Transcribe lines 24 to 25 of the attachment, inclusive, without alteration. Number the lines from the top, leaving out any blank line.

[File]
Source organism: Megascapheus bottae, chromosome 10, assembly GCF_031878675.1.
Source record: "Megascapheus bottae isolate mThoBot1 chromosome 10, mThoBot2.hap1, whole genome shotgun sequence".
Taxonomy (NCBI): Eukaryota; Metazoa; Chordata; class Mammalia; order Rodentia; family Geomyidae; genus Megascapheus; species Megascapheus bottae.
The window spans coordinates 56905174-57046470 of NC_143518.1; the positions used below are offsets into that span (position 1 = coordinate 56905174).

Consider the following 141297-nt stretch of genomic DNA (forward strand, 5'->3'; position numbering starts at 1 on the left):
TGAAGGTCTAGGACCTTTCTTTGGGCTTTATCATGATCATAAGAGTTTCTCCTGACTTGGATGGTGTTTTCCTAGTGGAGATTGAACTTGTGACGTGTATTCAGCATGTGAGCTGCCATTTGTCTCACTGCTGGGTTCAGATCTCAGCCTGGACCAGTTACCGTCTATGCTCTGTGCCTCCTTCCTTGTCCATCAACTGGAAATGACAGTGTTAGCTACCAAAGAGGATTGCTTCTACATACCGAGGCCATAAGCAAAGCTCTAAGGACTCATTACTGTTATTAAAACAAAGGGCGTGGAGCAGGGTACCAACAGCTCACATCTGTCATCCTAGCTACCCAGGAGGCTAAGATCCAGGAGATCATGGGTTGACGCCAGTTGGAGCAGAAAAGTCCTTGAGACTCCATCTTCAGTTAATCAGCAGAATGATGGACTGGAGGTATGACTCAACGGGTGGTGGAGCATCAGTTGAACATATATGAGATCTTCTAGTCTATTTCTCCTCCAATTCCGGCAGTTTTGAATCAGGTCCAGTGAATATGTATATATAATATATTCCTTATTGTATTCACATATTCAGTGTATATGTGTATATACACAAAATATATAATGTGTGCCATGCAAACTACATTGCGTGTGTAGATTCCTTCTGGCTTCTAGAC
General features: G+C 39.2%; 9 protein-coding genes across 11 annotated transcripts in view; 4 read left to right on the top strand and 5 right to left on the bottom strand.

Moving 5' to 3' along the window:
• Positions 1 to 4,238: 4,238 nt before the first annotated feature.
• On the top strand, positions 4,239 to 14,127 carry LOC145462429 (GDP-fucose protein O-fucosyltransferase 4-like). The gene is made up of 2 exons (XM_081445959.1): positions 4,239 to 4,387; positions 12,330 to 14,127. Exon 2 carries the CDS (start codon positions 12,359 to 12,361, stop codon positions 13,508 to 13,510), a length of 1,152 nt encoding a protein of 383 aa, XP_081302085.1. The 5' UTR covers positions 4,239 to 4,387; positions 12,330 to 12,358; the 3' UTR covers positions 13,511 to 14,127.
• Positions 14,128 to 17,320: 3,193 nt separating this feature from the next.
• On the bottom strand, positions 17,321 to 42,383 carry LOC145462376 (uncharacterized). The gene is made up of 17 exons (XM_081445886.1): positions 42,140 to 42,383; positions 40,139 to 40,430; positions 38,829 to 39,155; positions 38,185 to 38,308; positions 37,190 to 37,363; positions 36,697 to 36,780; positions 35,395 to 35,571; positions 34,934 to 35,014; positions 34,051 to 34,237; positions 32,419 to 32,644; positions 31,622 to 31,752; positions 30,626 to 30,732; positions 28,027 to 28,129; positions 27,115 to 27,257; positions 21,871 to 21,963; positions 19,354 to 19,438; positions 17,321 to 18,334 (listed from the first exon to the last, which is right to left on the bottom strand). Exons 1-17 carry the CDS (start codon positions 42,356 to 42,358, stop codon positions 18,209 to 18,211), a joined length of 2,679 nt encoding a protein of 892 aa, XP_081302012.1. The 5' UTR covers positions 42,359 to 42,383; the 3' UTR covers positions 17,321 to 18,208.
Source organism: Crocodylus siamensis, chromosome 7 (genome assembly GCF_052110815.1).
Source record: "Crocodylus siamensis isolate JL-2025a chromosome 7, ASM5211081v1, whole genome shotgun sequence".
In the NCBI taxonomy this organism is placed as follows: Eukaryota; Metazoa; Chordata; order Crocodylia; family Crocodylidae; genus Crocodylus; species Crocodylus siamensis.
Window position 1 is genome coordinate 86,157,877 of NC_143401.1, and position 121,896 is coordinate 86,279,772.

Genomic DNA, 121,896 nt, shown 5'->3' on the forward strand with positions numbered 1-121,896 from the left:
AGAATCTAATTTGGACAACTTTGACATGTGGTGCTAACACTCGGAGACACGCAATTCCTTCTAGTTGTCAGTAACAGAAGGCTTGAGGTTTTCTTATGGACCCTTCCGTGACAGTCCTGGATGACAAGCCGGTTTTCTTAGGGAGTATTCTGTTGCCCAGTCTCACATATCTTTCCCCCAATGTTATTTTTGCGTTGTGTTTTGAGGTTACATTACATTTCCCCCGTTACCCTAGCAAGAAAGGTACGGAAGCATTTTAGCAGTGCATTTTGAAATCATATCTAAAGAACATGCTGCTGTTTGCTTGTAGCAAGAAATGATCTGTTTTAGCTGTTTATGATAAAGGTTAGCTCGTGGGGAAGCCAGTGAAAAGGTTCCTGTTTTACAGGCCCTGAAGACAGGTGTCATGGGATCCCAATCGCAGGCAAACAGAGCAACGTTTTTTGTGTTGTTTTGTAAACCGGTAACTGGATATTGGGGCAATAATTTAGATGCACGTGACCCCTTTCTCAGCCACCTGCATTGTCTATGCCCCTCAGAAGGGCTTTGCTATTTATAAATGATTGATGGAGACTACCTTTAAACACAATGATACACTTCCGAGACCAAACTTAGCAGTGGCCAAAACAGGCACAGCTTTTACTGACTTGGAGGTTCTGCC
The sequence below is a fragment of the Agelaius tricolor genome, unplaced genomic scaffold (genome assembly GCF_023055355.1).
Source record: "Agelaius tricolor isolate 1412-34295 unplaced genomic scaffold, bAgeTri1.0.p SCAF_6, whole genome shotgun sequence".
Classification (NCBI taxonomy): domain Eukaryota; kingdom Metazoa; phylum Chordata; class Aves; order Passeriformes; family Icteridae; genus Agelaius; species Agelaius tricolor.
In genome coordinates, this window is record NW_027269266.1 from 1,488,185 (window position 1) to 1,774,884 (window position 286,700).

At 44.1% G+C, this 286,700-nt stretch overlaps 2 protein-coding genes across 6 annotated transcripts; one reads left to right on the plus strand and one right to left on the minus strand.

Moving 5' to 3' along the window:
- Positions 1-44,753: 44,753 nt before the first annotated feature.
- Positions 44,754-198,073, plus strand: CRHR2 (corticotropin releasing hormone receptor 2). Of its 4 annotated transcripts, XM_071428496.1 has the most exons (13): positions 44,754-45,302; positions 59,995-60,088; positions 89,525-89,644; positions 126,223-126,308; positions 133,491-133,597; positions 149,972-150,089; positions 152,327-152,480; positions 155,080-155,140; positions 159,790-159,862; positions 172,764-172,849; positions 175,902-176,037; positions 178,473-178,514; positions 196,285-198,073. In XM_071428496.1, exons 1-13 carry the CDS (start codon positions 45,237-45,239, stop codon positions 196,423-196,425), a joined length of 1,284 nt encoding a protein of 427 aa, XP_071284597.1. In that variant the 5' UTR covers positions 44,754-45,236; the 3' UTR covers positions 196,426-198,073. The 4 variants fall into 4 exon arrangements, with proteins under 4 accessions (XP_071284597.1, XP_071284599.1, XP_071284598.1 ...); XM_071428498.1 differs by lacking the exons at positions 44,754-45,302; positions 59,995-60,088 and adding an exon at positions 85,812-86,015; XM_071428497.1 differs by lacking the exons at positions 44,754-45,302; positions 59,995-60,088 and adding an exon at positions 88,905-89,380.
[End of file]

Moving 5' to 3' along the window:
- Positions 1-44,753: 44,753 nt before the first annotated feature.